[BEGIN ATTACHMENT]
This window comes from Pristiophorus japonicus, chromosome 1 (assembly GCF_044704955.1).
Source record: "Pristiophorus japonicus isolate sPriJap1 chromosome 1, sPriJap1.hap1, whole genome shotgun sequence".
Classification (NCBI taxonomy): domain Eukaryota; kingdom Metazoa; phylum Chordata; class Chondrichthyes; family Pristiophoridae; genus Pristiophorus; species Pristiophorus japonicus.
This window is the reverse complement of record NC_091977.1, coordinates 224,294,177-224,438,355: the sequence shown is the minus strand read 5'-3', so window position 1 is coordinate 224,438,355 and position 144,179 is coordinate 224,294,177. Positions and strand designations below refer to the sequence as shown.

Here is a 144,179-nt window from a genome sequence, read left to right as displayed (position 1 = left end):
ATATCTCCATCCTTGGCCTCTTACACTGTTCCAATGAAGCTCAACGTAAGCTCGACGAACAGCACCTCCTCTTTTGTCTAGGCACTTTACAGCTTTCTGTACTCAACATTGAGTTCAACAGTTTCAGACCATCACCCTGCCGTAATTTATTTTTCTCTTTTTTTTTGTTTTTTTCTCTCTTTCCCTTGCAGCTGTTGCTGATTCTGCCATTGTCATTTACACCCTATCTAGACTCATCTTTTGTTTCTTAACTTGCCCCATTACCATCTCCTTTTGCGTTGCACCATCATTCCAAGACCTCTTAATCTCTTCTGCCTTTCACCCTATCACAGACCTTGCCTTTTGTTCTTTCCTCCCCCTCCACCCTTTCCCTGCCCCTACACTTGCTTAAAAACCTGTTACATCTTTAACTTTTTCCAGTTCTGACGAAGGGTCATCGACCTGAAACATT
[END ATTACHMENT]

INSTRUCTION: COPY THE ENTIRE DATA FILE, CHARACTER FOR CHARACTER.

This window comes from Pristiophorus japonicus, chromosome 1 (assembly GCF_044704955.1).
Source record: "Pristiophorus japonicus isolate sPriJap1 chromosome 1, sPriJap1.hap1, whole genome shotgun sequence".
Classification (NCBI taxonomy): domain Eukaryota; kingdom Metazoa; phylum Chordata; class Chondrichthyes; family Pristiophoridae; genus Pristiophorus; species Pristiophorus japonicus.
This window is the reverse complement of record NC_091977.1, coordinates 224,294,177-224,438,355: the sequence shown is the minus strand read 5'-3', so window position 1 is coordinate 224,438,355 and position 144,179 is coordinate 224,294,177. Positions and strand designations below refer to the sequence as shown.

Here is a 144,179-nt window from a genome sequence, read left to right as displayed (position 1 = left end):
ATATCTCCATCCTTGGCCTCTTACACTGTTCCAATGAAGCTCAACGTAAGCTCGACGAACAGCACCTCCTCTTTTGTCTAGGCACTTTACAGCTTTCTGTACTCAACATTGAGTTCAACAGTTTCAGACCATCACCCTGCCGTAATTTATTTTTCTCTTTTTTTTTGTTTTTTTCTCTCTTTCCCTTGCAGCTGTTGCTGATTCTGCCATTGTCATTTACACCCTATCTAGACTCATCTTTTGTTTCTTAACTTGCCCCATTACCATCTCCTTTTGCGTTGCACCATCATTCCAAGACCTCTTAATCTCTTCTGCCTTTCACCCTATCACAGACCTTGCCTTTTGTTCTTTCCTCCCCCTCCACCCTTTCCCTGCCCCTACACTTGCTTAAAAACCTGTTACATCTTTAACTTTTTCCAGTTCTGACGAAGGGTCATCGACCTGAAACATT